A time to weep

That, of course, is Notre Dame de Paris, as she has looked since roughly 1260. The interior it is said requited cutting some 52 acres of timber. That’s a lot of wood. And it’s been quite the life, through war and revolution, and even desecration, it’s hung on. But this morning it looks different.

Smoke billows as fire engulfs the spire of Notre Dame Cathedral in Paris, France April 15, 2019. REUTERS/Benoit Tessier – RC1AC7F22C50

Frankly, it hit me as I watched very much like watching the attack on the World Trade Center did, for both were symbols the WTC of a proud trading nation, and Notre Dame of a time when lives were centered on God, not ourselves. I sat here for a while yesterday, watching through my tears, even as I did on 9/11. I’m neither proud nor ashamed of that, it just is. Not only me, either.

The French say it was just an accident caused by the renovators currently working there. Like most of you, I tend to distrust governments because they have a propensity to lie, to cover up, on the other hand, it would hardly be the first time a careless workman destroyed a building. So, it likely is so.

The French also say it will be rebuilt, and already contributions are pouring in. But I wonder, are they rebuilding a historic building, or a tourist attraction, or a house of God. The name is Our Lady of Paris after all, and the French have not been noted for their Christianity since before the Revolution. So we (or more likely you younger people) will see. I will pray for the rebuilding of a house of God.

Some, at least of the relics and artwork were saved, amongst them The Crown of Thorns, reputed to be the actual Crown of Thorns that was pressed on Jesus’s head this very week long ago. It may or may not be the original, but it is a reminder.

Another parallel with the Trade Center. I suspect some of you remember this, as I instantly did yesterday.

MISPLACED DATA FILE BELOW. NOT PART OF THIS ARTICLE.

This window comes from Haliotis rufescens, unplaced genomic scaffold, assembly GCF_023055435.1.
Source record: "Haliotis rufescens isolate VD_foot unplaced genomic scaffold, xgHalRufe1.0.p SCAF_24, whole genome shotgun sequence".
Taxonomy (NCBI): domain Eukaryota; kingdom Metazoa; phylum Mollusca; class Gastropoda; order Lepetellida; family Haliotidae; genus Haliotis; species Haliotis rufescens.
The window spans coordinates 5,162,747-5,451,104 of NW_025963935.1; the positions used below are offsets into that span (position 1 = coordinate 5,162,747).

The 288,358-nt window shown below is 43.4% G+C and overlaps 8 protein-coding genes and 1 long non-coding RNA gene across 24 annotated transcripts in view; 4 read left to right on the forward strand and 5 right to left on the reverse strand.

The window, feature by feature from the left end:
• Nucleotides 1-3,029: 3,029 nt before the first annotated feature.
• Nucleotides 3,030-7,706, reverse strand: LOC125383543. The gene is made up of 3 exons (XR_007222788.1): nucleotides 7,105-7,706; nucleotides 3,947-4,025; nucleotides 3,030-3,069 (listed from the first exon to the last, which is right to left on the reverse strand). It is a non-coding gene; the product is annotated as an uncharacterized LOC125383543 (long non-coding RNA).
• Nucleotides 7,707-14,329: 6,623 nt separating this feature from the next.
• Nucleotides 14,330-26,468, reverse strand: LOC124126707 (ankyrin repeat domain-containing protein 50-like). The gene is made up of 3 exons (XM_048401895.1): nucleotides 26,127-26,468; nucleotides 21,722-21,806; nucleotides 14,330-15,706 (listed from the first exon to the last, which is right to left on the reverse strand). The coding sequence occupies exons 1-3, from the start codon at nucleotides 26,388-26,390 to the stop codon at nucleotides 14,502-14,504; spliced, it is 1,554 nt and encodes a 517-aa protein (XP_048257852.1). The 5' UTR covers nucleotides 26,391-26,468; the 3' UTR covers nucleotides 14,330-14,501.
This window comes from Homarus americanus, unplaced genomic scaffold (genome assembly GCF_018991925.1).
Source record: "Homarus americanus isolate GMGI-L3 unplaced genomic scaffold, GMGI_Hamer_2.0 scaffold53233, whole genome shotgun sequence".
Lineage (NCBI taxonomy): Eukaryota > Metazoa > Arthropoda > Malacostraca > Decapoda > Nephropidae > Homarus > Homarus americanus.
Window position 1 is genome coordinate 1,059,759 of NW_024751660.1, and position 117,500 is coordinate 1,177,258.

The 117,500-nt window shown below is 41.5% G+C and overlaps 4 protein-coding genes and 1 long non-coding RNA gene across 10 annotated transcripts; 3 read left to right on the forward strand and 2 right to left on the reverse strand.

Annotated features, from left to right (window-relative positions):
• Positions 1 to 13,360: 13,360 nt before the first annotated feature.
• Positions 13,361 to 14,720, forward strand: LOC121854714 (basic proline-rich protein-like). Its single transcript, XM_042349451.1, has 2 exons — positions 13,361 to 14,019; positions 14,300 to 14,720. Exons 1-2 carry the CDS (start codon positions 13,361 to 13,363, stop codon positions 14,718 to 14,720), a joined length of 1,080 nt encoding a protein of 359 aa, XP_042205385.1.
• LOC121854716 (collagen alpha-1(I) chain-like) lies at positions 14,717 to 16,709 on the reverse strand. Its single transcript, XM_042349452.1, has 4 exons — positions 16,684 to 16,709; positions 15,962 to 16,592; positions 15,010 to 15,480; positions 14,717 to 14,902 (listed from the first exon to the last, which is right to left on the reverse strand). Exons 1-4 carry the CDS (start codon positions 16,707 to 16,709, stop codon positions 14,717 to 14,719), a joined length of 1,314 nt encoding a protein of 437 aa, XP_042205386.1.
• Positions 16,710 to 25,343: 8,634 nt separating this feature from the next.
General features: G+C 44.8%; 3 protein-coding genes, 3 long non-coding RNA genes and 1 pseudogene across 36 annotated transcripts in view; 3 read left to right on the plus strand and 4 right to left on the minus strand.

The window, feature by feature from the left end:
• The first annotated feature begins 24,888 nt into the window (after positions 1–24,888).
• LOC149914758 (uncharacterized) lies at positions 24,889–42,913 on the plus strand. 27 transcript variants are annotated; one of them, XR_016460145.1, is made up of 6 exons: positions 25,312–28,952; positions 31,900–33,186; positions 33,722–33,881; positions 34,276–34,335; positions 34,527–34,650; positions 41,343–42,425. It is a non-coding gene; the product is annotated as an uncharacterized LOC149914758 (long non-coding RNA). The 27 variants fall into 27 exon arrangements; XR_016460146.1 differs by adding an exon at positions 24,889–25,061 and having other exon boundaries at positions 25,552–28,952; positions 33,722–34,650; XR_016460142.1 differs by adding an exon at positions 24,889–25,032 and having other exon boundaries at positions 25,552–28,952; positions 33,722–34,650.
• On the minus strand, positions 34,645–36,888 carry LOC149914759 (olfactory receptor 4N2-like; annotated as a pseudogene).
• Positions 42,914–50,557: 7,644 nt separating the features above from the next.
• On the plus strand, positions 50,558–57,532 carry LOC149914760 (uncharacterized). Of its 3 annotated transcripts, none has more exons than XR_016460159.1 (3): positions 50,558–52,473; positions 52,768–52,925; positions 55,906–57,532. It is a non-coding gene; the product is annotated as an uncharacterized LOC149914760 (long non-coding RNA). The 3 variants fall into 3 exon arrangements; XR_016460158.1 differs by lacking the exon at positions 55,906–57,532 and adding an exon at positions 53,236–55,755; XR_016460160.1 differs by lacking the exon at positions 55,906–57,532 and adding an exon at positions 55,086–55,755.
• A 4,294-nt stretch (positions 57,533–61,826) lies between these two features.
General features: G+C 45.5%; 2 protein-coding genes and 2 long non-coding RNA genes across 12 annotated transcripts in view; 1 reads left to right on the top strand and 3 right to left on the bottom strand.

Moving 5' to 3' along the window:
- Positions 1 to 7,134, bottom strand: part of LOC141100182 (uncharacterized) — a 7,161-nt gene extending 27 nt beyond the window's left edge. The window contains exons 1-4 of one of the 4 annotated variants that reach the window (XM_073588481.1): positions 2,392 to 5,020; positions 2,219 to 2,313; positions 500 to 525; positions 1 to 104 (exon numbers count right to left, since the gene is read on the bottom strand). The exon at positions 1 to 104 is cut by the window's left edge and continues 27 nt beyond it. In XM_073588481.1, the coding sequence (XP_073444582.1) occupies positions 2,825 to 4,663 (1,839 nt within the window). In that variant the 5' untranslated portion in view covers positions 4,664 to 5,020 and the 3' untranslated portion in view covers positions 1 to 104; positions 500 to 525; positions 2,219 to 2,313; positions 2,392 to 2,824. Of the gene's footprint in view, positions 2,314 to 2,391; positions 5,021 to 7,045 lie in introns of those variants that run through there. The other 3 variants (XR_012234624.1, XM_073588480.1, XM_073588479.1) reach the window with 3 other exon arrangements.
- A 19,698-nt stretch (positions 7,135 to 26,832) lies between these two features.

This is from the interior of Notre Dame this morning.

And so, again, the essential remains, and we have received a message, we would do well to heed.

Ecclesiastes 3 Douay-Rheims 1899 American Edition (DRA)

All things have their season, and in their times all things pass under heaven.

A time to be born and a time to die. A time to plant, and a time to pluck up that which is planted.

A time to kill, and a time to heal. A time to destroy, and a time to build.

A time to weep, and a time to laugh. A time to mourn, and a time to dance.

A time to scatter stones, and a time to gather. A time to embrace, and a time to be far from embraces.

A time to get, and a time to lose. A time to keep, and a time to cast away.

A time to rend, and a time to sew. A time to keep silence, and a time to speak.

A time of love, and a time of hatred. A time of war, and a time of peace.

What hath man more of his labour?

10 I have seen the trouble, which God hath given the sons of men to be exercised in it.

11 He hath made all things good in their time, and hath delivered the world to their consideration, so that man cannot find out the work which God hath made from the beginning to the end.

12 And I have known that there was no better thing than to rejoice, and to do well in this life.

13 For every man that eateth and drinketh, and seeth good of his labour, this is the gift of God.

14 I have learned that all the works which God hath made, continue for ever: we cannot add any thing, nor take away from those things which God hath made that he may be feared.